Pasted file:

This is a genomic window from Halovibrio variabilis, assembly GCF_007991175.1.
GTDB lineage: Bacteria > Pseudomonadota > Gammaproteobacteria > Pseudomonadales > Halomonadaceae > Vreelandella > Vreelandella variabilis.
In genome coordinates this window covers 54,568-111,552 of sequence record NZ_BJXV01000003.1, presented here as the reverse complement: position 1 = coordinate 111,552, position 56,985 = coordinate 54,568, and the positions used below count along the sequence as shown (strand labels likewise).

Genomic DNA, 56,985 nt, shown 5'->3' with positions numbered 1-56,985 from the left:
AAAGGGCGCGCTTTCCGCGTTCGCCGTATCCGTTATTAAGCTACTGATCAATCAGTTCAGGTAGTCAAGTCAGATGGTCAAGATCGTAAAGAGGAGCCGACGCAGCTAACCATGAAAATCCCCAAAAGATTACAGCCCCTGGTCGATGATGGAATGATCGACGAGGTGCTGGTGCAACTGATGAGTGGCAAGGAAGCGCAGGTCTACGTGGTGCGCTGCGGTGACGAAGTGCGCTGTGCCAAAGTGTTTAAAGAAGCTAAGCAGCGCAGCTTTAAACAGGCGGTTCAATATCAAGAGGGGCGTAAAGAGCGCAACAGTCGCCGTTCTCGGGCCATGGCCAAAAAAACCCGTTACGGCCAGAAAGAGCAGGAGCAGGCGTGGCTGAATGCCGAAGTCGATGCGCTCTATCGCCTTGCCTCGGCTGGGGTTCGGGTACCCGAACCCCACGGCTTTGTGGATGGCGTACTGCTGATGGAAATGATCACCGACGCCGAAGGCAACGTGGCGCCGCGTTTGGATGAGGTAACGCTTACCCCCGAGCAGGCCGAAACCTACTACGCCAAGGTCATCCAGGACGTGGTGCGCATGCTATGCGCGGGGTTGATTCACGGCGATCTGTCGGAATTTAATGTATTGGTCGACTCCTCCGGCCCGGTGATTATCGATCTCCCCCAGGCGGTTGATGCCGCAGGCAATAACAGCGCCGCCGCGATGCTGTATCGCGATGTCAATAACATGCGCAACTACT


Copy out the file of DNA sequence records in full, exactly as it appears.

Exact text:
This is a genomic window from Halovibrio variabilis, assembly GCF_007991175.1.
GTDB lineage: Bacteria > Pseudomonadota > Gammaproteobacteria > Pseudomonadales > Halomonadaceae > Vreelandella > Vreelandella variabilis.
In genome coordinates this window covers 54,568-111,552 of sequence record NZ_BJXV01000003.1, presented here as the reverse complement: position 1 = coordinate 111,552, position 56,985 = coordinate 54,568, and the positions used below count along the sequence as shown (strand labels likewise).

Genomic DNA, 56,985 nt, shown 5'->3' with positions numbered 1-56,985 from the left:
AAAGGGCGCGCTTTCCGCGTTCGCCGTATCCGTTATTAAGCTACTGATCAATCAGTTCAGGTAGTCAAGTCAGATGGTCAAGATCGTAAAGAGGAGCCGACGCAGCTAACCATGAAAATCCCCAAAAGATTACAGCCCCTGGTCGATGATGGAATGATCGACGAGGTGCTGGTGCAACTGATGAGTGGCAAGGAAGCGCAGGTCTACGTGGTGCGCTGCGGTGACGAAGTGCGCTGTGCCAAAGTGTTTAAAGAAGCTAAGCAGCGCAGCTTTAAACAGGCGGTTCAATATCAAGAGGGGCGTAAAGAGCGCAACAGTCGCCGTTCTCGGGCCATGGCCAAAAAAACCCGTTACGGCCAGAAAGAGCAGGAGCAGGCGTGGCTGAATGCCGAAGTCGATGCGCTCTATCGCCTTGCCTCGGCTGGGGTTCGGGTACCCGAACCCCACGGCTTTGTGGATGGCGTACTGCTGATGGAAATGATCACCGACGCCGAAGGCAACGTGGCGCCGCGTTTGGATGAGGTAACGCTTACCCCCGAGCAGGCCGAAACCTACTACGCCAAGGTCATCCAGGACGTGGTGCGCATGCTATGCGCGGGGTTGATTCACGGCGATCTGTCGGAATTTAATGTATTGGTCGACTCCTCCGGCCCGGTGATTATCGATCTCCCCCAGGCGGTTGATGCCGCAGGCAATAACAGCGCCGCCGCGATGCTGTATCGCGATGTCAATAACATGCGCAACTACT